It was the main concern to raise awareness and make it publicly known and to show all fans that they were not alone with their anger. This shows the dilemma and difficulties of fighting for the interests of fans. The attendances in Bundesliga are bigger than ever and the numbers of fans are correspondingly big, but this is a huge mass of different individuals and thus is rather lethargic. “Kein Zwanni” tries to bundle the different views on the ticket price hike and give them a platform. So the campaign needs the support and collaboration of fans. Everybody can contribute his share. May it be an individual e-mail or in the name of his fan-club if prices at a match surpass the pain barrier. Only to be able to conclude an atmospheric picture out of many individual opinions can help a lot. “Kein Zwanni” can not be dictated from the top but has to remain a grassroots movement.
It was explained before, that the goals of the campaign go beyond the plump demand of standing tickets cheaper than €20. One of the main goals was to carry the campaign beyond Dortmund into other fan scenes. It should not be necessary to explain this any further. Even though you might be opponents during the 90 minutes of a football match the pricing problem concerns all fans in the same way and so the collaboration is a logical step. The broader the campaign would be, the bigger are the chances for a success. It was clear from the start that it could only have success in the long run if it was carried by a basis from different clubs.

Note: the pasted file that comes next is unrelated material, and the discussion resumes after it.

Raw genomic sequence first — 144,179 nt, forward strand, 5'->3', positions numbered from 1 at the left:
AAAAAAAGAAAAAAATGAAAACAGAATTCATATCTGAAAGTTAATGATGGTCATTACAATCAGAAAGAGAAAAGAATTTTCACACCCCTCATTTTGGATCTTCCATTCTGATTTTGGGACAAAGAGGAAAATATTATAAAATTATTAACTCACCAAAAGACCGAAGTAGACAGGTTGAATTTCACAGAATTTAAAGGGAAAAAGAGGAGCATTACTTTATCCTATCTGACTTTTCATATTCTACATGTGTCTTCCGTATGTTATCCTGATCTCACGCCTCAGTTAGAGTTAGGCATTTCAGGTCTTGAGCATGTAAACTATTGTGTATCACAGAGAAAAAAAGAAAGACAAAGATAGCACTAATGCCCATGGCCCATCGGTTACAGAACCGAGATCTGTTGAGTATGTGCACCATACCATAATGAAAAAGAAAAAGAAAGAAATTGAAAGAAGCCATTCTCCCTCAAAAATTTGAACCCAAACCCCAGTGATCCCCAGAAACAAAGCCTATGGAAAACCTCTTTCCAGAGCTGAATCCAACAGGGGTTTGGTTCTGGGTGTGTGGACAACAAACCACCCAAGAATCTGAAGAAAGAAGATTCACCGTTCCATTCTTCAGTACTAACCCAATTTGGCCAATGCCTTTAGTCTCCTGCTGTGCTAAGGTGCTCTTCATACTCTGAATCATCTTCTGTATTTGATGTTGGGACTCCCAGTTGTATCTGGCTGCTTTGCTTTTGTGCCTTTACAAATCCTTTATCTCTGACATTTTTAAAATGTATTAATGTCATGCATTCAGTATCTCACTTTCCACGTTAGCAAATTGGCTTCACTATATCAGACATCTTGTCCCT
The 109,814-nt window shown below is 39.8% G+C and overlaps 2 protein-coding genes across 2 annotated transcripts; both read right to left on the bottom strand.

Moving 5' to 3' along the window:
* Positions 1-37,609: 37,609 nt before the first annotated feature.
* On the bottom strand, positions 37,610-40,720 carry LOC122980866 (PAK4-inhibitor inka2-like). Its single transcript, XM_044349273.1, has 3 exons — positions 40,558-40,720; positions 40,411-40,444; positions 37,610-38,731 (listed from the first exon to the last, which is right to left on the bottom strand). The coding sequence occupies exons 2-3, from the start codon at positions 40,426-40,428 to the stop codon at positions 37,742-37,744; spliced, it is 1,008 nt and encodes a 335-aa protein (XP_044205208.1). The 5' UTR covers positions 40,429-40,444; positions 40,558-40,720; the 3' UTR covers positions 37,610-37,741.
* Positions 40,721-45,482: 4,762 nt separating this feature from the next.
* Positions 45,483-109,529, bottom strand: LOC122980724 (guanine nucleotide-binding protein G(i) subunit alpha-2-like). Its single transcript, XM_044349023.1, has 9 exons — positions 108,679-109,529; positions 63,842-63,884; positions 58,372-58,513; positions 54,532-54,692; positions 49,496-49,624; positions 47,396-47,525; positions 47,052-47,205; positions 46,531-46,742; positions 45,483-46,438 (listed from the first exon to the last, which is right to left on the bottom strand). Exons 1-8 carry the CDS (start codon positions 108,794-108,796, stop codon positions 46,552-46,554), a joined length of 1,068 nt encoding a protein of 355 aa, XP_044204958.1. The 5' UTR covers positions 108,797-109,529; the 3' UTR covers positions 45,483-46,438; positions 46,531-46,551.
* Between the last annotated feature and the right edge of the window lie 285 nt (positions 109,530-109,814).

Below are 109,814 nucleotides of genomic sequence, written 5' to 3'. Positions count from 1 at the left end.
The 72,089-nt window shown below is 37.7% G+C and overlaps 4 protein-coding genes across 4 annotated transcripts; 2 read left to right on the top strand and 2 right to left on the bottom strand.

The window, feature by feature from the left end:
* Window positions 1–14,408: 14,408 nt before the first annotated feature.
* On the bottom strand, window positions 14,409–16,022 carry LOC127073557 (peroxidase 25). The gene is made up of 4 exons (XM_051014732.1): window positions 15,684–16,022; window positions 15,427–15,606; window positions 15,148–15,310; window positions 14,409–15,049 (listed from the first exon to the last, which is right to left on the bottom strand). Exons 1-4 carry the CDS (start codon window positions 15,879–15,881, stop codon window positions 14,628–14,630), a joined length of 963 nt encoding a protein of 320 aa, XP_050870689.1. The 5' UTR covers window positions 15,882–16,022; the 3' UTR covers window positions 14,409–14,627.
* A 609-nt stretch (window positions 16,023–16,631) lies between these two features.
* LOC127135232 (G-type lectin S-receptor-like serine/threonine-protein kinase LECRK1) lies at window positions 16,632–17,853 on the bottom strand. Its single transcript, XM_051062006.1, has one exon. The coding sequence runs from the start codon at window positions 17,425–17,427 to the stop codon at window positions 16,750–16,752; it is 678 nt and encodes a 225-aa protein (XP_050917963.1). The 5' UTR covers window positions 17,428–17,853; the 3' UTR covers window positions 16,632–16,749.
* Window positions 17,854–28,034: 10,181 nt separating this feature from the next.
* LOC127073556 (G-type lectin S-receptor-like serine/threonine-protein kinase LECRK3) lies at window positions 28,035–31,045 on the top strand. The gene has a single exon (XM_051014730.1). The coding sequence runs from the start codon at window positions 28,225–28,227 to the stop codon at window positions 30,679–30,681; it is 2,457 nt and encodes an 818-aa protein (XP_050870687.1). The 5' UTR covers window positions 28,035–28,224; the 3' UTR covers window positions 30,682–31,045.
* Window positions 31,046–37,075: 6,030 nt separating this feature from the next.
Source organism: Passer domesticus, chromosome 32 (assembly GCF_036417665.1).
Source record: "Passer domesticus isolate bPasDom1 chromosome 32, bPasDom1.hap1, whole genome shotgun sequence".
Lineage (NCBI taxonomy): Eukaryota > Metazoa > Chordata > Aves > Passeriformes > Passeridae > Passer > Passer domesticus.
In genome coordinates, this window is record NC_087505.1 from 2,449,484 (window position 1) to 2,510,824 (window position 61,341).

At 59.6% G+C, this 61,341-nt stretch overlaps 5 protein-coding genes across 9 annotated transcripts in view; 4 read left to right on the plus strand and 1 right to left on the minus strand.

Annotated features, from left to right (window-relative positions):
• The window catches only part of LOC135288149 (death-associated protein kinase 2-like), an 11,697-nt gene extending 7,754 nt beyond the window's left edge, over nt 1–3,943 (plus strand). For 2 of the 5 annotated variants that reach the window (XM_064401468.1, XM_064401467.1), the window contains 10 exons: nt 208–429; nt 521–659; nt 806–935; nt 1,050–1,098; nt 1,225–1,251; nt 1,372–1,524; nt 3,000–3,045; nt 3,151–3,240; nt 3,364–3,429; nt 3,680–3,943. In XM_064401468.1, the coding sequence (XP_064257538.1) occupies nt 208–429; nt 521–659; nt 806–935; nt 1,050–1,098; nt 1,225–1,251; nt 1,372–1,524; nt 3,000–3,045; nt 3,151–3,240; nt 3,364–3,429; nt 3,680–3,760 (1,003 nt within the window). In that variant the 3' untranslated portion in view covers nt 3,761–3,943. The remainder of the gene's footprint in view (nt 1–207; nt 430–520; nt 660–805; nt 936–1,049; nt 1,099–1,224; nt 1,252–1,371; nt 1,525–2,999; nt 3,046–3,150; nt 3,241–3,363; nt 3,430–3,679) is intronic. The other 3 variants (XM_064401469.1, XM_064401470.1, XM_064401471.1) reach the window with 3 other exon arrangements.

Additionally there are several concrete demands concerning different aspects of the pricing policy. Basically pricing should should allow football to remain a sport of the people. It is clear that “football for everybody” might not be realistic, because the financial means of fans are very diverse. But nonetheless it must be possible to find a pricing structure that allows young, financially weak fans to visit games. Even though some of the managers of the clubs may sing the song of the fantastic English Premier League, for supporters that is rather a nightmare come true. Systematically lower income classes were excluded from the stadia, the average attendance age at some grounds is above 40 years – and rising. Both sides will lose in the end. The fans that used to visit the stadiums and today are only able to watch the matches at their local pub. The Premier League will feel the effect in a few years time.
A fair pricing policy also involves the additional charges for “top matches”, the different price categories and the long term price planning. Especially problematic about the top match surcharges is that they also concern away fans. Here the supporters of clubs with many travelling fans are being systematically milked, no matter if it is a real top match or just another regular Bundesliga match. That leads to some supporters being charged a surplus at almost no game while others have to pay extra on a regular basis. On top of that after some stadium renovations or reshaped pricing categories to maximize profits the portion of the affordable tickets has become smaller and smaller so that only a little share of the tickets are available in the affordable categories. That's a fig leaf policy that is hard to reverse but it must at least be stopped. Just like the practice of many clubs to keep the prices adjustable so as a supporter you get to know the exact price of a match only a few weeks in advance.
Part II of the article will tell you how far the campaign has come in achieving the goals it set itself.